Social Experiments: Gender Pay Gap

Last week I talked about why I thought the World Toilet Day pop up was such a good idea, this week I’m taking a look at social experiments.

What is a social experiment?

Just as the pop up social experiments can show us a new perspective with raw, pure reactions while being interactive and engaging, a social experiment usually works by setting up a scenario and inviting members of the public to unwittingly interact with the experiment, meaning they’re more likely to give their most honest and raw opinions.

Take a look at this compilation of social experiments to get a better idea.

The gender pay gap has been a big topic of conversation as we continue to battle with equality between the genders. Looking at two different social experiments focusing on this topic we shall see how they use different tactics to get their points across.

Finans For Bundet social experiment

Eloquently put together, this scenario shows us a situation that many people will find very relatable: seeing people do the same job but getting rewarded differently, whether this is more or less, just based on gender. As all the children say, and rightly so, this is unfair, they’ve all done the same job and should, therefore, be rewarded the same.

Using children in this scenario is very effective as it introduces the younger generation to the issue of the gender pay gap, teaching them from a young age that this is unfair and needs to change. Not only does it educate the children in this social experiment but the children also educate us as adults. Admittedly this is common knowledge now and we know it’s unfair but how much has changed?

It’s like the video says at the end, “Unequal pay is unacceptable in the eyes of children? Why should we accept this as adults?”. We know it’s unfair but why do we still carry on day-by-day and just accept this?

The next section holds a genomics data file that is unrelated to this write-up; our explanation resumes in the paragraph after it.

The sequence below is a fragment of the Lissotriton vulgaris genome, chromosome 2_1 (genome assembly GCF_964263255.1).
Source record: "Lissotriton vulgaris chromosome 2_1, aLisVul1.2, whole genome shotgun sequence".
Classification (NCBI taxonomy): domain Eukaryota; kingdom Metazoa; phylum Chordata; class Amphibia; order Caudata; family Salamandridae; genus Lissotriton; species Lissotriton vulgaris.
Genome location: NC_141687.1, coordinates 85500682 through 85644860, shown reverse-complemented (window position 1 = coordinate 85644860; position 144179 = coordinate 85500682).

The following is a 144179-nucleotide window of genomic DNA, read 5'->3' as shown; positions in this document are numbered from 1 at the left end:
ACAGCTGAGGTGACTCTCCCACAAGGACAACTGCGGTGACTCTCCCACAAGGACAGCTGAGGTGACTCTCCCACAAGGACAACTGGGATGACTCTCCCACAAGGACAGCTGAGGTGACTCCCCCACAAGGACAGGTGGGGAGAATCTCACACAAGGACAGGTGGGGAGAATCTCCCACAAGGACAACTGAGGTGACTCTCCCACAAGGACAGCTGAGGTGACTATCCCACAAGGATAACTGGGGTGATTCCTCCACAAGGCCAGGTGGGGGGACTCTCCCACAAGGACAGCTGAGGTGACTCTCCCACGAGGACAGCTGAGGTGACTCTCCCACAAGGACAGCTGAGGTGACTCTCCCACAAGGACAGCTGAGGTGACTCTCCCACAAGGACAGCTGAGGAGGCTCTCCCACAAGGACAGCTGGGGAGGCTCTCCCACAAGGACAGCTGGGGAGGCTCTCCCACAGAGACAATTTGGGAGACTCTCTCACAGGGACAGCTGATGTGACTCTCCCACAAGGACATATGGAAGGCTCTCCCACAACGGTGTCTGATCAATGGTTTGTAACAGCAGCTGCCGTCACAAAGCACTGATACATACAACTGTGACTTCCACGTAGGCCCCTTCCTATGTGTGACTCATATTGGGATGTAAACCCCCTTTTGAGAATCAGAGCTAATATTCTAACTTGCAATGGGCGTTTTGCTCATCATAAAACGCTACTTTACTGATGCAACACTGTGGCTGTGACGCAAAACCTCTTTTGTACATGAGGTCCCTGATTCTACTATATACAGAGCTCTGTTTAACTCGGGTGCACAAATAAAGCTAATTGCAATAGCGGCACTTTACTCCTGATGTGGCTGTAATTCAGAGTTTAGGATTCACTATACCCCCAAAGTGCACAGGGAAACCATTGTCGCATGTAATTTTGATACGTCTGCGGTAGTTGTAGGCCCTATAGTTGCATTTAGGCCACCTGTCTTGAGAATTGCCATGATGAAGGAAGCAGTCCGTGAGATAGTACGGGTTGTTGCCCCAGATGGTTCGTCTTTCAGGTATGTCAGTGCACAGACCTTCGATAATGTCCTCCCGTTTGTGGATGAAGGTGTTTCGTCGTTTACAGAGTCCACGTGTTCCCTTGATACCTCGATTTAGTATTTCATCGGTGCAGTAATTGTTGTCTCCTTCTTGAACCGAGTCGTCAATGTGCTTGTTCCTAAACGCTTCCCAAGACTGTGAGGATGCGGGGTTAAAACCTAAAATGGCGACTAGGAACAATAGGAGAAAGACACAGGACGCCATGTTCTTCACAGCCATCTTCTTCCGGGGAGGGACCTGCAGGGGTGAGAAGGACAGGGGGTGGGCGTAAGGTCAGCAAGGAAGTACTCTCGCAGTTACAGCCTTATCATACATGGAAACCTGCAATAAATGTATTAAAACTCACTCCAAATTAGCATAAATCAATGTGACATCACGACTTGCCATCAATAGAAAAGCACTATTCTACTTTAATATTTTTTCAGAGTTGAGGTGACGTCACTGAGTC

The Gender Pay Gap Pub

Putting the shoe on the other foot now, this social experiment let guys feel what it’s like to be given less. It might be a little unfair to punish guys here as they haven’t personally done anything wrong unless they are a business owner that enforces this gender pay gap. However, it does allow them to be more aware of what is going on and understand how it feels.

Awareness was definitely raised, as we can see from the responses at the end, but unfortunately, there were still some mixed feelings on the ‘man tax’. Responses were predominantly positive at least. The beauty of a social experiment is just how honest of a reaction you get from members of the public, especially while they are unaware they are being filmed. Rest assured these people would have consented to be in the final video, hence some being blurred out.

Differing from the previous social experiment using unaware adults in a pub helps to give honest answers that children will generally give. The pub setting helps to relax people, in the UK it’s often a place where people seem comfortable to offer up their true opinion. I feel that if these participants knew they were being filmed there would have been less negative responses. Saying this, some people may have been more positive due to who they were with at the time.

This might seem like I am having a bit of a feminist rant. Honestly, as far as I am aware I have never been a victim of gender prejudice. Personally, I have a bigger issue with the fact that I often got paid less in jobs due to being in a lower age bracket. This would be understandable if legally my younger age meant I was unable to have as many responsibilities but this wasn’t the case. I was doing the same job but getting paid less meaning I had to work more hours to make it up. Taking into account that in many of these companies where a pay gap is present men take up the majority of higher-paid jobs is also important. Why is this?

Back to the platform of social experiments rather than the focused subject here.

You’re not usually going to use this technique to sell a product but to promote a cause, and subsequently your brand, this is a very effective technique for the basic fact that gets people talking. It shows people that this cause is truly important to you while showing them a possibly new perspective by presenting them with reasons why this is a vital cause to support. It’s interactive making a change from people mindlessly just reading this from your website and that’s even if you can get them that far. A social experiment done well, accompanied by the right hashtag, can also spread like wildfire across social media and in today’s world, depending on your audience, this is a crucial tool to utilise.

I hope you have enjoyed my brief look into social experiments. As always, I would love to see your comments below and I’m always up for a discussion on any of my blog topics if you want to drop me a message via LinkedIn or Instagram. What do you think of this technique in helping to promote a cause?


Featured image courtesy of YouTube/Finansforbundet Norge.


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